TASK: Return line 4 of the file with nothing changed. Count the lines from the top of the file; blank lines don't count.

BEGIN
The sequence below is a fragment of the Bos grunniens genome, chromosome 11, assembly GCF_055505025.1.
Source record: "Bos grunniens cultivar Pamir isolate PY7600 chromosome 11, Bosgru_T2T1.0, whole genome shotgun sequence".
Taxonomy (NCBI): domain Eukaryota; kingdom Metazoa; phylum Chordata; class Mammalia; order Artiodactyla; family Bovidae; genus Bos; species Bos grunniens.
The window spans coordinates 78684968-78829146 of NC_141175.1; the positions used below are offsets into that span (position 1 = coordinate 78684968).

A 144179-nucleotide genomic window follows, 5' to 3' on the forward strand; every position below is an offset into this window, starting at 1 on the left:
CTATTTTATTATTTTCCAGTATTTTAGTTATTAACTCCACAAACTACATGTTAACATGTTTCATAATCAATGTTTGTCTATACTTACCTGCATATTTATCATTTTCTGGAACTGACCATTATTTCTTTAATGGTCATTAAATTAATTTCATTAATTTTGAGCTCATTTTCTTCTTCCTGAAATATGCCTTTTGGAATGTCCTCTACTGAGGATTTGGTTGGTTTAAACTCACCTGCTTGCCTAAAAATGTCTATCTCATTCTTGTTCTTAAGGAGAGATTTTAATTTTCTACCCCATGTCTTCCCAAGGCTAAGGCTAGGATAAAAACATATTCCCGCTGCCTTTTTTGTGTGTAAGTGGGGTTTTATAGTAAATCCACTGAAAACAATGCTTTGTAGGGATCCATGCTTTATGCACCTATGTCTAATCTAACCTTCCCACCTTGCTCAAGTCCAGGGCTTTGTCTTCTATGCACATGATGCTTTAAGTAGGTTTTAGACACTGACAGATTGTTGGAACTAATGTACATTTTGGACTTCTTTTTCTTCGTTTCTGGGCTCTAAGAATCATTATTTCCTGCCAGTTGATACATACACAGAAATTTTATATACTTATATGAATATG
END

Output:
The window spans coordinates 78684968-78829146 of NC_141175.1; the positions used below are offsets into that span (position 1 = coordinate 78684968).